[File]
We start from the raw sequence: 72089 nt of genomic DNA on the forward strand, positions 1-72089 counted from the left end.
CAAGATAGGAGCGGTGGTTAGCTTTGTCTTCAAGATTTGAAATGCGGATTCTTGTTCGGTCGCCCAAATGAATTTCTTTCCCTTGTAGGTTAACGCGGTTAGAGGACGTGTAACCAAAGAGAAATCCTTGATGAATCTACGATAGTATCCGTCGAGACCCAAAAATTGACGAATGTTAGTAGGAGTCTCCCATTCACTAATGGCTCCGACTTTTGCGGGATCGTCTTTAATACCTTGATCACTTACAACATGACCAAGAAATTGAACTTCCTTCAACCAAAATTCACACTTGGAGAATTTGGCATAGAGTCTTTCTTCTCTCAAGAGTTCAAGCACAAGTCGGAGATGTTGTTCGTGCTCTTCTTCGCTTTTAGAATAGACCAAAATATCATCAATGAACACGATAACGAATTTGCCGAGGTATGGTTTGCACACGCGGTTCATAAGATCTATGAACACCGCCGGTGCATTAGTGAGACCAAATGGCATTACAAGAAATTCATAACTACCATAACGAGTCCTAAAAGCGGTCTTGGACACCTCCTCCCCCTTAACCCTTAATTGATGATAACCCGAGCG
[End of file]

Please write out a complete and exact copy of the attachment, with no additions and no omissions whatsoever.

We start from the raw sequence: 72089 nt of genomic DNA on the forward strand, positions 1-72089 counted from the left end.
CAAGATAGGAGCGGTGGTTAGCTTTGTCTTCAAGATTTGAAATGCGGATTCTTGTTCGGTCGCCCAAATGAATTTCTTTCCCTTGTAGGTTAACGCGGTTAGAGGACGTGTAACCAAAGAGAAATCCTTGATGAATCTACGATAGTATCCGTCGAGACCCAAAAATTGACGAATGTTAGTAGGAGTCTCCCATTCACTAATGGCTCCGACTTTTGCGGGATCGTCTTTAATACCTTGATCACTTACAACATGACCAAGAAATTGAACTTCCTTCAACCAAAATTCACACTTGGAGAATTTGGCATAGAGTCTTTCTTCTCTCAAGAGTTCAAGCACAAGTCGGAGATGTTGTTCGTGCTCTTCTTCGCTTTTAGAATAGACCAAAATATCATCAATGAACACGATAACGAATTTGCCGAGGTATGGTTTGCACACGCGGTTCATAAGATCTATGAACACCGCCGGTGCATTAGTGAGACCAAATGGCATTACAAGAAATTCATAACTACCATAACGAGTCCTAAAAGCGGTCTTGGACACCTCCTCCCCCTTAACCCTTAATTGATGATAACCCGAGCG